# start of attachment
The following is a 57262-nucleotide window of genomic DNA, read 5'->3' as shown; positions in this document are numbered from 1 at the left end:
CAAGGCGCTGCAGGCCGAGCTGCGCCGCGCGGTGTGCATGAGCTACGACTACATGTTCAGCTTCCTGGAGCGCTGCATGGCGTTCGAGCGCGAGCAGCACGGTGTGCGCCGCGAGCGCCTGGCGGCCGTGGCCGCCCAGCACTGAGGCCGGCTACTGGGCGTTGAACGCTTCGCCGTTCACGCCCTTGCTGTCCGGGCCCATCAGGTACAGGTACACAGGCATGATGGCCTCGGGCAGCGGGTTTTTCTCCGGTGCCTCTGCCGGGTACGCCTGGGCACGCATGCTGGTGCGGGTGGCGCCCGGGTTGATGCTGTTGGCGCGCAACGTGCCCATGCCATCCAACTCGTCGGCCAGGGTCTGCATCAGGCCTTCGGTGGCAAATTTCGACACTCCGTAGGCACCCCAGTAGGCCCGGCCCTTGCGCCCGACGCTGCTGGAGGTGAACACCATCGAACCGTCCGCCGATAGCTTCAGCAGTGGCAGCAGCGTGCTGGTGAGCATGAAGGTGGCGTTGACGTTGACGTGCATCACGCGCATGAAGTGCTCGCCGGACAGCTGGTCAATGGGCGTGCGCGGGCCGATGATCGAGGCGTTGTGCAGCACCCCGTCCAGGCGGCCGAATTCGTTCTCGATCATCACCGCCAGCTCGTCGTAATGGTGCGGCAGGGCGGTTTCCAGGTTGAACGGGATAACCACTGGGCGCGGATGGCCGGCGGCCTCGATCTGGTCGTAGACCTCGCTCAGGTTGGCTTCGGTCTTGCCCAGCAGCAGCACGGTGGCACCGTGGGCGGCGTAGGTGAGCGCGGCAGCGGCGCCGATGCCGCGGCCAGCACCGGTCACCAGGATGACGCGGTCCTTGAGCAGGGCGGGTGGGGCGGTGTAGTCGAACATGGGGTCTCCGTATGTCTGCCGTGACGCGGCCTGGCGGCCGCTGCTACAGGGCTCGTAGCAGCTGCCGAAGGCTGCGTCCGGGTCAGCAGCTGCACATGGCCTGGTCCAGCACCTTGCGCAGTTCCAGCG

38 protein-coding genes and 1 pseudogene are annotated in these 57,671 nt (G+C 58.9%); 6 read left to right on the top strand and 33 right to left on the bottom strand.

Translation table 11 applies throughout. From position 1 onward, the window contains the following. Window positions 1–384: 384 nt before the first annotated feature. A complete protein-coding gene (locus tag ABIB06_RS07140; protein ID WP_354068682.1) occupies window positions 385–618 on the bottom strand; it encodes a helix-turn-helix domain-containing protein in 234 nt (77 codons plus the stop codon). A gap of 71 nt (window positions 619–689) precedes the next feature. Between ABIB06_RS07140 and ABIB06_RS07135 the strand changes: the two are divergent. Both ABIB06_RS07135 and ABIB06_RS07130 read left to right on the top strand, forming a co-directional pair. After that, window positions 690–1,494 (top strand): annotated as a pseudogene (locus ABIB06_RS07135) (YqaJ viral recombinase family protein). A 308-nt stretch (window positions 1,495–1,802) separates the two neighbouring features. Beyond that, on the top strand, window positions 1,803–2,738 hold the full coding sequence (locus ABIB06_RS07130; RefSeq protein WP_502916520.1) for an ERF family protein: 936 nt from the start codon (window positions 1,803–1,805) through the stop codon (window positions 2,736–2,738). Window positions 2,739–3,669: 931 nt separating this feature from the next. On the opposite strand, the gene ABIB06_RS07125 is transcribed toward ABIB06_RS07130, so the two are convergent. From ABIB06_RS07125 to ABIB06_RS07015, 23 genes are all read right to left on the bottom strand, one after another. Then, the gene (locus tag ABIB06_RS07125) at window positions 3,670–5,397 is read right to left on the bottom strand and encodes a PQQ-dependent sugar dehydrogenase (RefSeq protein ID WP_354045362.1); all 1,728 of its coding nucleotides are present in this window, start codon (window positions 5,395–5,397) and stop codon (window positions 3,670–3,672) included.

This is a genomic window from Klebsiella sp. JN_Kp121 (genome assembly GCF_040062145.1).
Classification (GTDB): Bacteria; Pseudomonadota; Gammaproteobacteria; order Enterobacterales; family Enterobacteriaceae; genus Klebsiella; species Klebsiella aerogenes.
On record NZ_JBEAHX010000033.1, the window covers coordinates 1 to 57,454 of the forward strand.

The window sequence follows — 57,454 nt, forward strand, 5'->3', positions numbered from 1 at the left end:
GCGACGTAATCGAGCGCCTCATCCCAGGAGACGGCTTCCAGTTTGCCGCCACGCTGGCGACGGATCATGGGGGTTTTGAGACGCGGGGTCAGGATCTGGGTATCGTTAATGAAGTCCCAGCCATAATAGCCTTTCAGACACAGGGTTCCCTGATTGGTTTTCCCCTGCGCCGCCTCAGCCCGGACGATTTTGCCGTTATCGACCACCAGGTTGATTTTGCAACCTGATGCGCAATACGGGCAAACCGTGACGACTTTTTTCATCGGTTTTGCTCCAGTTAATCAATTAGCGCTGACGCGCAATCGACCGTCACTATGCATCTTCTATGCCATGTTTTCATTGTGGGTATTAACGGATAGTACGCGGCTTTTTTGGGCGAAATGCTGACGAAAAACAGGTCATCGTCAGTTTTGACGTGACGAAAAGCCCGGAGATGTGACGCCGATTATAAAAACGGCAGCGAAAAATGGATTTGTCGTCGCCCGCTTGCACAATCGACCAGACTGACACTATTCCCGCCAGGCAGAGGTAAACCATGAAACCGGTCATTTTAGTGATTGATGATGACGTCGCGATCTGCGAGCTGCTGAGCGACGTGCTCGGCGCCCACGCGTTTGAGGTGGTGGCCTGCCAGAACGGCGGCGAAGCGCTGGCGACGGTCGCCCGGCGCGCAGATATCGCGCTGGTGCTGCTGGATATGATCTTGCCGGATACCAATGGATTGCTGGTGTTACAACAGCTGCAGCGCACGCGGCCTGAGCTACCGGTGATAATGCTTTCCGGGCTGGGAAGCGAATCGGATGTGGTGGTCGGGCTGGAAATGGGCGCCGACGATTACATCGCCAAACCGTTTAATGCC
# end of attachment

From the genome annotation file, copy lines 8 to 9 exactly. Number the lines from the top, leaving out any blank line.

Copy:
The window sequence follows — 57,454 nt, forward strand, 5'->3', positions numbered from 1 at the left end:
GCGACGTAATCGAGCGCCTCATCCCAGGAGACGGCTTCCAGTTTGCCGCCACGCTGGCGACGGATCATGGGGGTTTTGAGACGCGGGGTCAGGATCTGGGTATCGTTAATGAAGTCCCAGCCATAATAGCCTTTCAGACACAGGGTTCCCTGATTGGTTTTCCCCTGCGCCGCCTCAGCCCGGACGATTTTGCCGTTATCGACCACCAGGTTGATTTTGCAACCTGATGCGCAATACGGGCAAACCGTGACGACTTTTTTCATCGGTTTTGCTCCAGTTAATCAATTAGCGCTGACGCGCAATCGACCGTCACTATGCATCTTCTATGCCATGTTTTCATTGTGGGTATTAACGGATAGTACGCGGCTTTTTTGGGCGAAATGCTGACGAAAAACAGGTCATCGTCAGTTTTGACGTGACGAAAAGCCCGGAGATGTGACGCCGATTATAAAAACGGCAGCGAAAAATGGATTTGTCGTCGCCCGCTTGCACAATCGACCAGACTGACACTATTCCCGCCAGGCAGAGGTAAACCATGAAACCGGTCATTTTAGTGATTGATGATGACGTCGCGATCTGCGAGCTGCTGAGCGACGTGCTCGGCGCCCACGCGTTTGAGGTGGTGGCCTGCCAGAACGGCGGCGAAGCGCTGGCGACGGTCGCCCGGCGCGCAGATATCGCGCTGGTGCTGCTGGATATGATCTTGCCGGATACCAATGGATTGCTGGTGTTACAACAGCTGCAGCGCACGCGGCCTGAGCTACCGGTGATAATGCTTTCCGGGCTGGGAAGCGAATCGGATGTGGTGGTCGGGCTGGAAATGGGCGCCGACGATTACATCGCCAAACCGTTTAATGCC